SUNFLOWER (Vittorio De Sica, 1970)

War, love and life are all a damn pain: this is the message of Vittorio De Sica’s I girasoli, an opulent and very dreary melodrama that misapplies sweeping camera gestures, and lush color, to what ought to have been an intimate story about ordinary people. From Italy, the U.S.S.R. and France, the film also seems interminable, although only 100 minutes long.
     Sophia Loren plays Giovanna, who during the Second World War marries Antonio (Marcello Mastroianni), an electrician, who despite attempting to act insane is shipped off to the Russian front. After the war, when he doesn’t return home, Giovanna, refusing to believe he is dead, goes to Russia armed with a photograph in hopes of finding someone who recognizes him and knows where to find him. Her success is dumbfounding. (Conclusion: Russia must be a much smaller place than we thought.) But Giovanna finds more than she bargained for: Antonio now has a Russian wife and a young daughter. Feeling betrayed, she rips up her photograph, returns home, couples with a nondescript factory worker and bears his son, whom she names Antonio. If instead she had named the kid Marcello, the film could be credited with a lone spark of postmodernist wit.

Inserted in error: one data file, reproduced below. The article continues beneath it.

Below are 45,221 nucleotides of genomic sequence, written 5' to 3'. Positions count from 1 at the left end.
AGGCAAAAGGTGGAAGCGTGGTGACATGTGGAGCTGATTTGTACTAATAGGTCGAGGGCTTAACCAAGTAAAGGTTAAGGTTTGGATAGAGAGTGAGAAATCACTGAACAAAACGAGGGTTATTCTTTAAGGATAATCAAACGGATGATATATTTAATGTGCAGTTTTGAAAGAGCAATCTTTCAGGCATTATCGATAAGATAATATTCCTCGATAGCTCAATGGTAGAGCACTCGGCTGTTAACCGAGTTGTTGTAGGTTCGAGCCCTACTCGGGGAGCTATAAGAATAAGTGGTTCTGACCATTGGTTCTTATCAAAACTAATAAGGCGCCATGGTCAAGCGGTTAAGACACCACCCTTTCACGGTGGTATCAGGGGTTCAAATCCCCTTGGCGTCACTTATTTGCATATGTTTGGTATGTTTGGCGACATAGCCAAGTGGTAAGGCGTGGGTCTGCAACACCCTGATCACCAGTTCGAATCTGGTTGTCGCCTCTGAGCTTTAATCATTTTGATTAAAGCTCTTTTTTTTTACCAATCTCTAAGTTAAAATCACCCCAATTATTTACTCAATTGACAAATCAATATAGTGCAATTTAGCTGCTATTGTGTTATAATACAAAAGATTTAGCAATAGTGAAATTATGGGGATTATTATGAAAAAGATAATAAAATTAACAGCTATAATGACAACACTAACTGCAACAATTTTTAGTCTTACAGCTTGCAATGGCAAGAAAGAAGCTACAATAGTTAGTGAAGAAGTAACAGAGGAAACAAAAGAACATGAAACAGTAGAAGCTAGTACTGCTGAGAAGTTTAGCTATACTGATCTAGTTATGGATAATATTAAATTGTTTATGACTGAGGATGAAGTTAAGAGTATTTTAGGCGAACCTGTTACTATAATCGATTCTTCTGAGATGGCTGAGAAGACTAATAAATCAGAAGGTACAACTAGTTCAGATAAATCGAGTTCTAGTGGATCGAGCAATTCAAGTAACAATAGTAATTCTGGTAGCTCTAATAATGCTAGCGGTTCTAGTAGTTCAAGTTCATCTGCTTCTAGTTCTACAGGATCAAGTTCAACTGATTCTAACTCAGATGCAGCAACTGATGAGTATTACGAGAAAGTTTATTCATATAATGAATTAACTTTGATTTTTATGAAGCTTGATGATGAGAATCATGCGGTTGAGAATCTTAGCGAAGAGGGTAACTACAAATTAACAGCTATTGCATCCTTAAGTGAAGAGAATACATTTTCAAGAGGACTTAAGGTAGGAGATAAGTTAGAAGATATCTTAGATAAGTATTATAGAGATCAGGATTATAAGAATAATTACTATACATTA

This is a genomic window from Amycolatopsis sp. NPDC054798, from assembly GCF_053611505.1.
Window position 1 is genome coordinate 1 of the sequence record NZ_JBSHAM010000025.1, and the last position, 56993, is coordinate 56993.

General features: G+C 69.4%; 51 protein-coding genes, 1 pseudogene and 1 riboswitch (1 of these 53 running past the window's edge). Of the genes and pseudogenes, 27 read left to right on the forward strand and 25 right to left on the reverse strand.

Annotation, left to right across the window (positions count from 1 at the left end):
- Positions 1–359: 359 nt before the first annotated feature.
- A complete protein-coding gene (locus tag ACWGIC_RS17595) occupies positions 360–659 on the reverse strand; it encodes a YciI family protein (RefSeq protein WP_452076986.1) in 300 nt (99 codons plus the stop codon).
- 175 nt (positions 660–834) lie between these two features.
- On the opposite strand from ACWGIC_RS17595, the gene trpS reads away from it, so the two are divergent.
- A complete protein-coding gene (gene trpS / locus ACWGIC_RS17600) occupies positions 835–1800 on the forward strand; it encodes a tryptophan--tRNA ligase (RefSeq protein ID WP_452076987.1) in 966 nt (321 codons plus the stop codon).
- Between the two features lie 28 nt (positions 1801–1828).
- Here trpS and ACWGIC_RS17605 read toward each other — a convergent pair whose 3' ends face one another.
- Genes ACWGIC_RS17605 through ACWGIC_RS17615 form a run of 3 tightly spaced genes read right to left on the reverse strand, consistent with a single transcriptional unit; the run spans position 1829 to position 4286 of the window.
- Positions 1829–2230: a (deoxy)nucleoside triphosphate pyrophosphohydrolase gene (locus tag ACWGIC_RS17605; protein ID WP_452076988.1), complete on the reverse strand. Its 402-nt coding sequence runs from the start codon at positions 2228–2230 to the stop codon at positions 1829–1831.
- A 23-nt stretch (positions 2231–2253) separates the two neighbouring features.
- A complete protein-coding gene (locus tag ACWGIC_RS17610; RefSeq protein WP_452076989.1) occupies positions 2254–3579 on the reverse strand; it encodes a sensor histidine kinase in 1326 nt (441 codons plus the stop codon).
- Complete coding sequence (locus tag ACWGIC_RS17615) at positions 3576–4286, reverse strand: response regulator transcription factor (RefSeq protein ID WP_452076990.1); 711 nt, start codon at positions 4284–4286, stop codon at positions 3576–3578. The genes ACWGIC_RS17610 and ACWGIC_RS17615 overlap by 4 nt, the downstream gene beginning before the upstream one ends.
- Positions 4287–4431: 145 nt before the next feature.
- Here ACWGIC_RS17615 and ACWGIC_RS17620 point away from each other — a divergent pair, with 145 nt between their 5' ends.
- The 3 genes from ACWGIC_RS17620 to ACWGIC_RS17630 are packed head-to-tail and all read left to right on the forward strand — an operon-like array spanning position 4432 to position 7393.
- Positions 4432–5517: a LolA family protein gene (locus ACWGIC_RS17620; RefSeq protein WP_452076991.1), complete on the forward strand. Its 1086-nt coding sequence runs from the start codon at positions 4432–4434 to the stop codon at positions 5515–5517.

Antonio, however, visits Giovanna in Milan, where a tortured though morally proper Giovanna sends him on his way—with such tears at the train station! Along the way, Antonio, following the script, forgets all about his elderly mother, whom he also abandoned when he shut the door on his Italian life and started anew in the U.S.S.R., the nation of new beginnings.
     Loren, despite being named best actress by the Italian film industry, is horrendous: manicured, posturing, flamboyantly emoting, distastefully bourgeois. Mastroianni at least bothers to act.
     Henry Mancini’s music is dispiriting, lugubrious.

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